Size distributions of elemental carbon in the atmosphere of a coastal urban area in South China: characteristics, evolution processes, and implications for the mixing state
1Department of Chemistry, Hong Kong University of Science & Technology, Clear Water Bay, Kowloon, Hong Kong, China
2Shenzhen Graduate School, Peking University, Shenzhen, 518055, China
3Atmospheric Research Center, HKUST Fok Ying Tung Graduate School, Nansha, Guangzhou 511458, China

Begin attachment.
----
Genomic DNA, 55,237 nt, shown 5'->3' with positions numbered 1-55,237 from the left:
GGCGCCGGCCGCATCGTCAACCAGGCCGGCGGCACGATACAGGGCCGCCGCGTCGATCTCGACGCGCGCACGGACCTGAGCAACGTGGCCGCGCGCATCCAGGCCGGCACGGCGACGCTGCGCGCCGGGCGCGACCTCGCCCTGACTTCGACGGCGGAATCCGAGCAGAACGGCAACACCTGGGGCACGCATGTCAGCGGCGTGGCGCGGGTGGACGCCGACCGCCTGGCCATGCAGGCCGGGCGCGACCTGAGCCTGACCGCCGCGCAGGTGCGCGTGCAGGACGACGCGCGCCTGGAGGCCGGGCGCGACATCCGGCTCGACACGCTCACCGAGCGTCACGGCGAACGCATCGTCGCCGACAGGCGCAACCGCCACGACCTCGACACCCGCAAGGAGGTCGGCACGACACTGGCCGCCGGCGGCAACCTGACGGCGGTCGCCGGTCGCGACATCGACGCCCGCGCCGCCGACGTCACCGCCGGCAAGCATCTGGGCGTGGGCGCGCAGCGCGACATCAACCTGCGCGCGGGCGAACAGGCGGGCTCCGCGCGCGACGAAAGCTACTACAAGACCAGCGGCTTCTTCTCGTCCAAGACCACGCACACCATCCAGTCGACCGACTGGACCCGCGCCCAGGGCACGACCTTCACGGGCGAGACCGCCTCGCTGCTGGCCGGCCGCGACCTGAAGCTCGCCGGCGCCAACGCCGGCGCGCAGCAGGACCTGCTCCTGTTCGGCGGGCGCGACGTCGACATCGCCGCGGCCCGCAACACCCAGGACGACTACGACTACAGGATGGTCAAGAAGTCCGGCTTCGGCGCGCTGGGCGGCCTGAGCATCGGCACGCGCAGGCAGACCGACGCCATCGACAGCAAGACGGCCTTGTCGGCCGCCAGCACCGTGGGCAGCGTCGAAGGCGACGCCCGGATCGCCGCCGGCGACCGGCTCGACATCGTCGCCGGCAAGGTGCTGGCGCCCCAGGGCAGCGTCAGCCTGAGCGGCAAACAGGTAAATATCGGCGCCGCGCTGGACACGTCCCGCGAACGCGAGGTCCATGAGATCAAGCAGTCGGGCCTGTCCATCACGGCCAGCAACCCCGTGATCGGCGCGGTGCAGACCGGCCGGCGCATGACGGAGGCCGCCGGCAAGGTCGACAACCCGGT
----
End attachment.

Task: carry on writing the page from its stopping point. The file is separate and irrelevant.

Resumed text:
Abstract. Elemental carbon (EC), as one of the primary light-absorbing components in the atmosphere, has a significant impact on both regional and global climate. The environmental impacts of EC are strongly dependent on its particle size. Little is known about the size distribution characteristics of EC particles in China's ambient environments. We report size distributions of EC particles in the urban area of Shenzhen in Southern China. In our samples, EC was consistently found in two modes, a fine mode and a coarse mode. The majority of EC mass (~80%) in this coastal metropolitan city resided in particles smaller than 3.2 μm in diameter. The fine mode peaked at around either 0.42 μm or 0.75 μm. While the mode at 0.42 μm could be ascribed to fresh vehicular emissions in the region, the mode at 0.75 μm was likely a result of particle growth from smaller EC particles. We theoretically investigated the particle growth processes that caused the EC particles to grow from 0.42 μm to 0.75 µm in the atmosphere. Our calculations indicate that the EC peak at 0.75 μm was not produced through either coagulation or H2SO4 condensation; both processes are too slow to lead to significant EC growth. Hygroscopic growth was also determined to be insignificant. Instead, addition of sulfate through in-cloud processing was found to cause significant growth of the EC particles and to explain the EC peak at 0.75 μm. We also estimated the mixing state of EC from the EC size distributions. In the droplet size, at least 45–60% of the EC mass in the summer samples and 68% of the EC mass in the winter samples was internally mixed with sulfate as a result of in-cloud processing. This information on EC should be considered in models of the optical properties of aerosols in this region. Our results also suggest that the in-cloud processing of primary EC particles could increase the light absorbing capacities through mixing EC with sulfate.